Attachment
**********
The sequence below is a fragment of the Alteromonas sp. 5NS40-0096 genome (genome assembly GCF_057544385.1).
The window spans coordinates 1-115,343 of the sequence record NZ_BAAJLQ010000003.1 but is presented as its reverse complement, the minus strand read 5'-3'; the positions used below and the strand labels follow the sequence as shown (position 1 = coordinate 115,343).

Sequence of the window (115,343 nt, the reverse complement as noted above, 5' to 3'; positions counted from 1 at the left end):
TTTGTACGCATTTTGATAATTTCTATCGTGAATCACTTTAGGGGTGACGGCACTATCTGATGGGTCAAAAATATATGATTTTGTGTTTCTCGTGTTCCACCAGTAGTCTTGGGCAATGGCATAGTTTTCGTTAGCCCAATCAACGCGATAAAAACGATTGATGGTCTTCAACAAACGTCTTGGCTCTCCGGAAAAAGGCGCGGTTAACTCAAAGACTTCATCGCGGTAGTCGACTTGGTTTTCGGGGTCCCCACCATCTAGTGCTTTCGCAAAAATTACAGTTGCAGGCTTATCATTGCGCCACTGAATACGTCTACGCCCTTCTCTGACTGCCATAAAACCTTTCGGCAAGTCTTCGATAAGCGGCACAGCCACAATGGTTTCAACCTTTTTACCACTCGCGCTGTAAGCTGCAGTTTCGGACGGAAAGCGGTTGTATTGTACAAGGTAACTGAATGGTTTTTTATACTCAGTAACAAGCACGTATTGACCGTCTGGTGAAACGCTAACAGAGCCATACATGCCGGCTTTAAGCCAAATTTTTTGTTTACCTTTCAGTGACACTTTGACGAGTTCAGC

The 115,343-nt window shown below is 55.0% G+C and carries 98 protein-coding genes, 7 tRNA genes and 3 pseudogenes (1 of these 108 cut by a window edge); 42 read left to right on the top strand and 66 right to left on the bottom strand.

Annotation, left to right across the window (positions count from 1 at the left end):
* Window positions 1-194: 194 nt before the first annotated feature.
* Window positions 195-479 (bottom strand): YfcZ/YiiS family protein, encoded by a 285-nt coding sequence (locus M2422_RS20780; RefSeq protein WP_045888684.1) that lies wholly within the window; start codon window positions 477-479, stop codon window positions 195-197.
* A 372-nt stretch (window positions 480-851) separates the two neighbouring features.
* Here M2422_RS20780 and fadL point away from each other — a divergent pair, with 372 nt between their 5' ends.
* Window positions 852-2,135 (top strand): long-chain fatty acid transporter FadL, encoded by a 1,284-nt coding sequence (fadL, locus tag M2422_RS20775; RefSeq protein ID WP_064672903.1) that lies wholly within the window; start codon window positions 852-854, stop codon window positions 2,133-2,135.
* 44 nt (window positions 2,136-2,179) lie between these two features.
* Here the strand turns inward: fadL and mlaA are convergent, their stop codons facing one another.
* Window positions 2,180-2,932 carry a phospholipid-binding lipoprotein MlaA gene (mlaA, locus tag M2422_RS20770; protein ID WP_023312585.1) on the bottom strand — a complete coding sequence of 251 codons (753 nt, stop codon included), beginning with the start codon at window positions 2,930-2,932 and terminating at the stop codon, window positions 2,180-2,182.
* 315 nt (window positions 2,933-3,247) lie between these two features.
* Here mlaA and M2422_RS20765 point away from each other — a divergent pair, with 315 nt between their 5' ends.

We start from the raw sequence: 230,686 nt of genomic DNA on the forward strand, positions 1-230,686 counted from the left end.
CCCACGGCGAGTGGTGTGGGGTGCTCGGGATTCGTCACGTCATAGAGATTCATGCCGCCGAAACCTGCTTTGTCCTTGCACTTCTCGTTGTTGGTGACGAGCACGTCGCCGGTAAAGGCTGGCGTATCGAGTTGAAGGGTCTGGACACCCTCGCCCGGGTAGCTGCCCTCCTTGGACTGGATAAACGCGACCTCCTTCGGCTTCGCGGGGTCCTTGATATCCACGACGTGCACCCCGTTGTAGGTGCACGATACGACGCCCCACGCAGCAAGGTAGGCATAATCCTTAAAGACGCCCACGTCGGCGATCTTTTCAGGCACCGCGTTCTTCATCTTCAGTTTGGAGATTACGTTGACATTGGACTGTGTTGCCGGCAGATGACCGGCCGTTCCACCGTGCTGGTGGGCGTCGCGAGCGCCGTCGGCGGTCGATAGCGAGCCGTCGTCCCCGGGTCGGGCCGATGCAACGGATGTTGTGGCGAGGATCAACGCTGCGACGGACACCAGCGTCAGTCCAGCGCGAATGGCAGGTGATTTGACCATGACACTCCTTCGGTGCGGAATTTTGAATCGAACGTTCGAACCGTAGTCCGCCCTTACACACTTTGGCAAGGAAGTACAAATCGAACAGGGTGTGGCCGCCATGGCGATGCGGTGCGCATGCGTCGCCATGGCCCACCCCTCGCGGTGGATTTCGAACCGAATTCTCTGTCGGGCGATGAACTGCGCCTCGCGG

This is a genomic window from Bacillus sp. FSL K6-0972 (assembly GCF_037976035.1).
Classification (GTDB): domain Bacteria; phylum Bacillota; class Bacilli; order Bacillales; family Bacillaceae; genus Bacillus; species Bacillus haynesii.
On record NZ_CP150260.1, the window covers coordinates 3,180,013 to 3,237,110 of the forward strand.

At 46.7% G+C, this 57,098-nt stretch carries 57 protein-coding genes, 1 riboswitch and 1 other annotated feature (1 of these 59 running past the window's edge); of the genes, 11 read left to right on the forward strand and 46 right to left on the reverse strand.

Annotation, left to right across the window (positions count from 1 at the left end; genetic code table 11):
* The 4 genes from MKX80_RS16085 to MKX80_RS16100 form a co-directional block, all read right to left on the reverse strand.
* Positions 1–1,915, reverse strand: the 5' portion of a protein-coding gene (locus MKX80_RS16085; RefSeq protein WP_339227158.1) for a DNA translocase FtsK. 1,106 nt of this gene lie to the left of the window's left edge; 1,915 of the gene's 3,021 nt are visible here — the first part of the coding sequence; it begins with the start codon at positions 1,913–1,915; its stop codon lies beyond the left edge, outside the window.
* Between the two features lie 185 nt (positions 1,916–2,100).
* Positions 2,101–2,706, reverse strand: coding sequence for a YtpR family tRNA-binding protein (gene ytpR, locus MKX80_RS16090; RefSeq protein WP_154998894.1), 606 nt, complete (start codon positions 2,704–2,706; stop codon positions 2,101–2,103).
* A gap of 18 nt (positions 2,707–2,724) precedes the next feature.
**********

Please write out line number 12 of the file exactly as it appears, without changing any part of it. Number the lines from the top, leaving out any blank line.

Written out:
* 44 nt (window positions 2,136-2,179) lie between these two features.